It states that the theses “are placed at the level of what the Faith has always believed about Christ. They expressly avoid theological elaborations calculated to give an account of this datum of faith. There is, then, no reference to attempts to give theological formulation as to how such a consciousness could have been articulated within the humanity of Christ.”
Second, the document only asserts Jesus’ knowledge regarding the four theses. It does not make broader claims, such as him knowing all real states of affairs.
Third, it does not specify when he came to know these things.
Fourth, it makes no reference to him having the beatific vision in this life.
The fact that the ITC took such a different approach to this subject than the one previously worked out by theologians indicates that a major re-thinking of the question, beginning with the data of Scripture, was underway.
The fact Cardinal Ratzinger—then head of the CDF and the ITC—approved the document indicates that “there is not any difficulty on the part of the Apostolic See” with this re-thinking.
John Paul II
The claim Jesus enjoyed the beatific vision in this life always faced a challenge in that the beatific vision involves a supreme joy in which every tear is wiped away, “neither shall there be mourning nor crying nor pain any more, for the former things have passed away” (Rev. 21:4).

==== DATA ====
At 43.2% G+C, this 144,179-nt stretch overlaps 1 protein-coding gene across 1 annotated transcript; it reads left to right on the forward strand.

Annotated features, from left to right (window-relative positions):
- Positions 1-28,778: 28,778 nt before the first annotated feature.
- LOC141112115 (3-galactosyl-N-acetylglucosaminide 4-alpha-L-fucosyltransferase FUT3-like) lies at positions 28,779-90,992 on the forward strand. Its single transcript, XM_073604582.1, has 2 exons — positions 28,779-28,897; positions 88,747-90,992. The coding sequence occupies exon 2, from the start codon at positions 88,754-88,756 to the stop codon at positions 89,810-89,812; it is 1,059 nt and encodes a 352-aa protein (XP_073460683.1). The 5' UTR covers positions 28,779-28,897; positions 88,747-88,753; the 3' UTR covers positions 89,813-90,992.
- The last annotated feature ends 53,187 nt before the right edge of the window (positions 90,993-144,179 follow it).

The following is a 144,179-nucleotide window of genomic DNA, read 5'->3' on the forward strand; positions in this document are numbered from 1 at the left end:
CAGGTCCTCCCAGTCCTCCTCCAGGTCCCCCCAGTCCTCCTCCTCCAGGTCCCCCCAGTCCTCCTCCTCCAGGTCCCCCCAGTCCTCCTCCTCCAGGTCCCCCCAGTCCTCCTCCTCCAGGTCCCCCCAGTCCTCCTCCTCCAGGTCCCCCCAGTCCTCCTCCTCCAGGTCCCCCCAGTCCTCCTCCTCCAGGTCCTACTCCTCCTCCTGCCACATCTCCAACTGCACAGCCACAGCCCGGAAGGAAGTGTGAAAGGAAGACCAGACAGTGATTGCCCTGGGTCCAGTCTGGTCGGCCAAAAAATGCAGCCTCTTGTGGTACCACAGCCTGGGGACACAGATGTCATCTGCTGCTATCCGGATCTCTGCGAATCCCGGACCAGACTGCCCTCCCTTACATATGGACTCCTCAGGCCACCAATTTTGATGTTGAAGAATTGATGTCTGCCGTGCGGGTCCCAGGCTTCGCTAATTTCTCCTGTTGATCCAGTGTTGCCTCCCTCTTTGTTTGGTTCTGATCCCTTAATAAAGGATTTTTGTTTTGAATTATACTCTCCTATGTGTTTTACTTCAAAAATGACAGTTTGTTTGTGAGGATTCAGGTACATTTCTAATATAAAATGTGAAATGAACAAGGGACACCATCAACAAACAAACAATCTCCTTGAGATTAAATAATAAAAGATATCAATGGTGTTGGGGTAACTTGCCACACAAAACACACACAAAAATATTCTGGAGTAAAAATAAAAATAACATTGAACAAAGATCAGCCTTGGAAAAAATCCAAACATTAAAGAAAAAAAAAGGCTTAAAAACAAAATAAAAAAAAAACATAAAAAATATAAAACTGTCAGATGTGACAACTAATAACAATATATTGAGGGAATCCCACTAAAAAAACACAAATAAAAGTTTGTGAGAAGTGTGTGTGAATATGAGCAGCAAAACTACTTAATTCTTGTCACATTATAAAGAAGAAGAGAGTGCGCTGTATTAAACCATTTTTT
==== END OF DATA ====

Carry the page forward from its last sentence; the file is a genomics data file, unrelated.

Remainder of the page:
How could Jesus enjoy this vision and still endure the sufferings of this life, and particularly the anguish of his Passion?
Proposals were made for how the two could be reconciled, but the issue remained keenly felt by some theologians.
This may have been one of the factors that led John Paul II to articulate a different understanding, according to which he spoke of the soul of Jesus entering into the beatific vision after death—just as we do:
Through the ineffable mystery of death the soul of the Son came to enjoy the glory of the Father in the communion of the Spirit. … The evangelist John says that Jesus “gave up his spirit” (Jn 19:30). Matthew says “he gave up the spirit” (Mt 27:50). Mark and Luke say that “he breathed his last” (Mk 15:37; Lk 23:46). Jesus’ soul entered into the beatific vision in the bosom of the Trinity. (General Audience, December 7, 1988)
Commenting on Jesus’ “descent into hell,” the Pontiff remarked that Jesus was “buried in the tomb as regards the body, but glorified in his soul, which had been admitted to the fullness of the beatific vision of God” and that “with the entrance of Christ’s soul into the beatific vision in the bosom of the Trinity, the ‘freeing from imprisonment’ of the just who had descended to the realm of the dead before Christ, finds its point of reference and explanation” (General Audience, January 11, 1989).
Although not on the level of an encyclical, these statements represent an exercise of the papal Magisterium.
The 1992 release of the Catechism of the Catholic Church continued this trajectory.